Irvin Shrewsbury Cobb | Critical Essay by H. L. Mencken

This literature criticism consists of approximately 6 pages of analysis & critique of Irvin Shrewsbury Cobb.
This section contains 1,689 words
(approx. 6 pages at 300 words per page)
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SOURCE: "The Heir of Mark Twain," in Prejudices: First Series, Alfred A. Knopf, 1919, pp. 97-104.

In the following essay, Mencken finds Cobb's work "superficial and inconsequential. "

Nothing could be stranger than the current celebrity of Irvin S. Cobb, an author of whom almost as much is heard as if he were a new Thackeray or Molière. One is solemnly told by various extravagant partisans, some of them not otherwise insane, that he is at once the successor to Mark Twain and the heir of Edgar Allan Poe. One hears of public dinners given in devotion to his genius, of public presentations, of learned degrees conferred upon him by universities, of other extraordinary adulations, few of them shared by such relatively puny fellows as Howells and Dreiser. His talents and sagacity pass into popular anecdotes; he has sedulous Boswells; he begins to take...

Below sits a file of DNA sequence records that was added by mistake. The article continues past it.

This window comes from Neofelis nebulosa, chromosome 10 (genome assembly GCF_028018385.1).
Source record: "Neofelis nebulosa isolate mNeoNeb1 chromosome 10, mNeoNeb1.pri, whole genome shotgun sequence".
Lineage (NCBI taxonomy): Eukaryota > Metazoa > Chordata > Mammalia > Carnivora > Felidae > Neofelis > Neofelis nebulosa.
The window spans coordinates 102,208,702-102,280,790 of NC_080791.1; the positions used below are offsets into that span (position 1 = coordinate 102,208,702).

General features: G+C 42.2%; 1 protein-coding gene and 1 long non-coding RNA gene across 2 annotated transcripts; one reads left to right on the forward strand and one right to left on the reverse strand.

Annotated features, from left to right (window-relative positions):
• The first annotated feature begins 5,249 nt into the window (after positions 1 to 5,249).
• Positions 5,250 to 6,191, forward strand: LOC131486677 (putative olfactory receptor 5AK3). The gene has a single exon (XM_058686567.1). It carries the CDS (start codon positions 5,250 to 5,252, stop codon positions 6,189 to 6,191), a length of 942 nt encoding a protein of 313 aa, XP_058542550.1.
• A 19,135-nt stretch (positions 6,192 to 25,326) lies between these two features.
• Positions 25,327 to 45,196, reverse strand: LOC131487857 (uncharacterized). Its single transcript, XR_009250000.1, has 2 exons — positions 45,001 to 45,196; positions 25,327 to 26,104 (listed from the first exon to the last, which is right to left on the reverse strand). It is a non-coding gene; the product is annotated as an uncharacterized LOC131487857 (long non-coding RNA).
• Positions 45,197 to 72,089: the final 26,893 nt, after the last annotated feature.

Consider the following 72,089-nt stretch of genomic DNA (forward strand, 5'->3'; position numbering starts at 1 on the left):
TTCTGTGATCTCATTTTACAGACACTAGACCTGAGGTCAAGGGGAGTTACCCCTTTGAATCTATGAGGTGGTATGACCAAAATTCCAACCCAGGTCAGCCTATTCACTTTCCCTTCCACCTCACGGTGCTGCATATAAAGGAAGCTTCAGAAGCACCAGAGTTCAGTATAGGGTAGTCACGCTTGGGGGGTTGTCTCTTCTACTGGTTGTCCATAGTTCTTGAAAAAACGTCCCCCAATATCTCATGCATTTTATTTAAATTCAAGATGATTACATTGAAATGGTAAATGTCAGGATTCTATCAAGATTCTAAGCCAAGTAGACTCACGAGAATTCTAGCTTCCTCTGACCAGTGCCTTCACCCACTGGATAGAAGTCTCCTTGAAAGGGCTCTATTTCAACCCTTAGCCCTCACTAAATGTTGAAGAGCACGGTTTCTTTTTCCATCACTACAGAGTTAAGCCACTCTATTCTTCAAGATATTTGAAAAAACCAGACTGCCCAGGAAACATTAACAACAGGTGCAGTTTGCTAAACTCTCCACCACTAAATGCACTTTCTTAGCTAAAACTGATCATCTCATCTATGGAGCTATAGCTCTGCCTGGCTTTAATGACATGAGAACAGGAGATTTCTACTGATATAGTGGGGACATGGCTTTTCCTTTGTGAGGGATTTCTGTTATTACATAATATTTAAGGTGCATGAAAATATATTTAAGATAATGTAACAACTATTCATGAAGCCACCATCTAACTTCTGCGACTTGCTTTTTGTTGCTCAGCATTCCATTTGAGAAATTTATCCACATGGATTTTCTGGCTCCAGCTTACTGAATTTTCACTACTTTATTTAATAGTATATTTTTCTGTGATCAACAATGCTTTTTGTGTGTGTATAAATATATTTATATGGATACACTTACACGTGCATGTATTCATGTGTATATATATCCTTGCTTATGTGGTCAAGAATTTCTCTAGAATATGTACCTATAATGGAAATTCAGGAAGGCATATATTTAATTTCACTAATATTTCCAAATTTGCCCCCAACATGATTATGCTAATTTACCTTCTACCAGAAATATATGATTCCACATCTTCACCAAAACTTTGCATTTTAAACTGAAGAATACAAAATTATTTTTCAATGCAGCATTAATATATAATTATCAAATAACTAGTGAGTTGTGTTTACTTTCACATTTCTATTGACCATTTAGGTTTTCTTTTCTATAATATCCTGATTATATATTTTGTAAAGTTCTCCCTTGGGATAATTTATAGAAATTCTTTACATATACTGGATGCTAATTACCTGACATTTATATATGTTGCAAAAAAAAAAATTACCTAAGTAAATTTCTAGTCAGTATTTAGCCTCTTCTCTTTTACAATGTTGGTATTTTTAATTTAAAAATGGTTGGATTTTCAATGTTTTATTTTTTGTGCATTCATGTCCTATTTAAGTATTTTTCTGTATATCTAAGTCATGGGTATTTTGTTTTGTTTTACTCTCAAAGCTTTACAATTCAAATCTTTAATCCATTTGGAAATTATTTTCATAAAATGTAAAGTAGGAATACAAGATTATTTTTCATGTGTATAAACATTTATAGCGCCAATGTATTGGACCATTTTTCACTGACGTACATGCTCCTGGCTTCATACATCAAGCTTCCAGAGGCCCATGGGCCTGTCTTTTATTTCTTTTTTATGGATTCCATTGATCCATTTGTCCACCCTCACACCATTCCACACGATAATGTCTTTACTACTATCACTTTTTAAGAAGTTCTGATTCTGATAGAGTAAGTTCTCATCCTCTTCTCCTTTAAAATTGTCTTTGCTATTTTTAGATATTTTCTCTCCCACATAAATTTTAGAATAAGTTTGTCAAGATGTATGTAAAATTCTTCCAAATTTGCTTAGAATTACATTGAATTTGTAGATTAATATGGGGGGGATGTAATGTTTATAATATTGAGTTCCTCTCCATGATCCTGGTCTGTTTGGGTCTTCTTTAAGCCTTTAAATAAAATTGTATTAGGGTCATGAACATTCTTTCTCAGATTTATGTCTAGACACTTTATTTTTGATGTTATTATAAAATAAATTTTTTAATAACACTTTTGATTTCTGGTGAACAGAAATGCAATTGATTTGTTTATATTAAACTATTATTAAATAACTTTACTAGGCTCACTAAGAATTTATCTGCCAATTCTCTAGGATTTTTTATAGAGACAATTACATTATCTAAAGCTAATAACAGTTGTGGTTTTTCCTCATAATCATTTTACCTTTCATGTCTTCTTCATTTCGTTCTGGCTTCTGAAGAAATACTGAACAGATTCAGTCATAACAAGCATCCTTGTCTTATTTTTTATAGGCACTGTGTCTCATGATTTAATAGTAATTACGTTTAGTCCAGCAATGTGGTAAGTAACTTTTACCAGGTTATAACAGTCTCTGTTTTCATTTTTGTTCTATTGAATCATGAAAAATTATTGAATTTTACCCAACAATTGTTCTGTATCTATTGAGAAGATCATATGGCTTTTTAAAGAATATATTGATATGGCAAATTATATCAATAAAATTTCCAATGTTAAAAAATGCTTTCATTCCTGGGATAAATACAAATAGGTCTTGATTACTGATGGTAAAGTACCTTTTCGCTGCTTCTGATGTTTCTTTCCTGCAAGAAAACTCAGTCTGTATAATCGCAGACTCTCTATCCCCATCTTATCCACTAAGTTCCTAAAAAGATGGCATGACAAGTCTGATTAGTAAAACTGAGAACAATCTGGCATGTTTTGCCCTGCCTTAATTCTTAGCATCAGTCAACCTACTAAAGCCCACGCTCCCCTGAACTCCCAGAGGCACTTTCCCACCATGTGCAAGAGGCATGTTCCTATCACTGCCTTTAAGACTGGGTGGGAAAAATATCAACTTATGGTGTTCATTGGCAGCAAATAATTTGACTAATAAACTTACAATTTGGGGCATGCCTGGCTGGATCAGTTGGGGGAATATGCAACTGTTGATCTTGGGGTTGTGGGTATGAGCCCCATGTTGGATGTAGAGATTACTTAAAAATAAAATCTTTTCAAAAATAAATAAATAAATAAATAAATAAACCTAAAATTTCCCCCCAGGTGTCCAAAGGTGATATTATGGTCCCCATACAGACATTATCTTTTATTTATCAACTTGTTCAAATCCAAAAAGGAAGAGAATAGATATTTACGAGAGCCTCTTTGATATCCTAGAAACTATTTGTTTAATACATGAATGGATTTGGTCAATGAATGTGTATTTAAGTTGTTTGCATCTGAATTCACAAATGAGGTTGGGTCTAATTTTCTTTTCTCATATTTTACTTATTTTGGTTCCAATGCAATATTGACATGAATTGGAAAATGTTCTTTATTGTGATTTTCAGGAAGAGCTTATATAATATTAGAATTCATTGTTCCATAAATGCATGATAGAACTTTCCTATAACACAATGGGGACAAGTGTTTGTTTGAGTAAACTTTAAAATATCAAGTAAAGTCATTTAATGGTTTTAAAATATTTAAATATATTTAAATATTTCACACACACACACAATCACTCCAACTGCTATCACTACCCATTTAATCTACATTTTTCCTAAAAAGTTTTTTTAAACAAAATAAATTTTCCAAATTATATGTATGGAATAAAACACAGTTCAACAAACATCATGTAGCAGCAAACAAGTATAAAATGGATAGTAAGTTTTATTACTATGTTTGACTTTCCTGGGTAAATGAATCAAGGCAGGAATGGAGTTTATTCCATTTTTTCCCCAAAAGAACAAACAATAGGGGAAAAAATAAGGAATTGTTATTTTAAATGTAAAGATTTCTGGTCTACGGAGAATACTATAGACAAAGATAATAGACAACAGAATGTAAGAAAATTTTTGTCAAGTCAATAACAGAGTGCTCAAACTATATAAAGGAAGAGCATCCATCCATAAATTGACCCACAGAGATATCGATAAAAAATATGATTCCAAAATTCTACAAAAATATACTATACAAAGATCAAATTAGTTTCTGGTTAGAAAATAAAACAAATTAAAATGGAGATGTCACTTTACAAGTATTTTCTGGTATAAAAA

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This section contains 1,689 words
(approx. 6 pages at 300 words per page)
Buy the Critical Essay by H. L. Mencken
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Literature Criticism Series
Critical Essay by H. L. Mencken from Literature Criticism Series. ©2005-2006 Thomson Gale, a part of the Thomson Corporation. All rights reserved.
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